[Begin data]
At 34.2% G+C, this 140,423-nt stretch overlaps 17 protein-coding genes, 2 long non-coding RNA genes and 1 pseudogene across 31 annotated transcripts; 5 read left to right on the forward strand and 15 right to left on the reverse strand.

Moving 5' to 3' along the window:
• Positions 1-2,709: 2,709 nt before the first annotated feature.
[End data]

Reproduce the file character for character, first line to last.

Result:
At 34.2% G+C, this 140,423-nt stretch overlaps 17 protein-coding genes, 2 long non-coding RNA genes and 1 pseudogene across 31 annotated transcripts; 5 read left to right on the forward strand and 15 right to left on the reverse strand.

Moving 5' to 3' along the window:
• Positions 1-2,709: 2,709 nt before the first annotated feature.